Second, the concept is much broader and more versatile than my understanding of prototyping in the product design construct. This is because in the innovation process, you seek to prototype virtually everything about the problem, its impact and its potential solution through your attempts to gain a deeper and clearer understanding of the problem. This led to breakthroughs in understanding that hadn’t occurred previously to me, and for far less cost and effort.
For example, let’s say you’re trying to solve the problem of poor customer usage of a financial app. In the product design construct, your prototyping efforts would be limited to features or attributes of the app itself. Things that are outside of the actual boundaries of the product (for example how they find out about the app, or how a friend can refer it to them) may at best be addressed by other teams, or at worst, ignored because there is typically no self-contained check to ensure those are looked at and understood. They may also occur at a later stage in the process when more money and time has been spent, and errors are therefore much harder to fix.
In contrast, when you’re prototyping the entire problem, you will create some model of the entire system of the problem and its solution, no matter how rudimentary it is, at the beginning. What this does is to force you to see disconnects, inconsistencies and other problems that may be causing your app to fail. And you will stumble into these insights even before taking any actual materials or parts to string a simple prototype together, resulting in much better solutions.
In my view , this is the single biggest benefit of using this method because it forces you to do the hard mental work of understanding the ecosystem of a problem in its entirety, but in a way that is precise and surgical, and very economical of time and money. It’s difficult to do but more than worth the effort.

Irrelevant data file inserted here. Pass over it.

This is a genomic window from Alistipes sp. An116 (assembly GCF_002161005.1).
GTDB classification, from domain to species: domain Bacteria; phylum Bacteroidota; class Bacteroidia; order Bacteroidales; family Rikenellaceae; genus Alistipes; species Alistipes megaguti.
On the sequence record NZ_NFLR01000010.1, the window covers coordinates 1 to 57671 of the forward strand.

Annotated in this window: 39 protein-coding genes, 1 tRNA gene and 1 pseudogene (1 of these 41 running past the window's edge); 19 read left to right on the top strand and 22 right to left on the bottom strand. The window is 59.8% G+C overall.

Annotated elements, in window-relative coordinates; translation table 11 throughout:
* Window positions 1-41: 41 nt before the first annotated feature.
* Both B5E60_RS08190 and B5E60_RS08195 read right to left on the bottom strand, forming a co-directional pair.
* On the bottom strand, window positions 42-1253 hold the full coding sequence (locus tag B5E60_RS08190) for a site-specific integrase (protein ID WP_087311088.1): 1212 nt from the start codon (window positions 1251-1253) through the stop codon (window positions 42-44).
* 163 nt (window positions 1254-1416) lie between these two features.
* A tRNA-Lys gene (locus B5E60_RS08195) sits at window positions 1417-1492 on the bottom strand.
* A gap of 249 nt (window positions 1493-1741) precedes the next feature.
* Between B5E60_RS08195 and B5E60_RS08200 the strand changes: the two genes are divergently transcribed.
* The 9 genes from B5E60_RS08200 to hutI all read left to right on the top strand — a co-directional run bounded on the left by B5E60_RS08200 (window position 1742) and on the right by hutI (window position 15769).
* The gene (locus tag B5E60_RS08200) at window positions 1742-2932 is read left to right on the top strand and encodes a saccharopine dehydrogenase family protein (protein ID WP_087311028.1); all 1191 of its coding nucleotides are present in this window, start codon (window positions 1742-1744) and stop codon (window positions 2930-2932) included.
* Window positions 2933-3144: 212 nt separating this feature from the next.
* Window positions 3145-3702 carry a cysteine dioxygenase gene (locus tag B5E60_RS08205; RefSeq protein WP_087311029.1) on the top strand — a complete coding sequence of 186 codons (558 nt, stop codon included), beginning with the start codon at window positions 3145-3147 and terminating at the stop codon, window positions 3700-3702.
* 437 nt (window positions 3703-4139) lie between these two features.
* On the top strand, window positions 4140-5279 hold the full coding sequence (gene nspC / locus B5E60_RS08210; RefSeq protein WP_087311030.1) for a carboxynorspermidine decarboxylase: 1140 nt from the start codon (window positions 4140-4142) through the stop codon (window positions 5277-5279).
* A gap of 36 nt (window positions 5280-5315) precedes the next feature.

Third, it helps you to intelligently gain critical outsider perspectives beyond just a design or development team. This is because your scope and objective extend well beyond the product itself, and you are setting yourself up to gain unsuspected insights by exposing all aspects of the problem or a solution to your potential audience. These may be on your internal team, or well beyond, and extend even to casual acquaintances. This way, you are maximizing your chances of a successful and feasible solution without a lot of expense upfront. For an individual or organization that’s interested in most insight and learning for least money and time, that’s a golden recipe.
There are many more benefits and nuances to this approach than I can describe here. At a high level, though, it feels like there is finally a mindset, a practice and a discipline anyone can follow even with limited resources, to realize their ambition of creating impactful solutions to real problems they care about.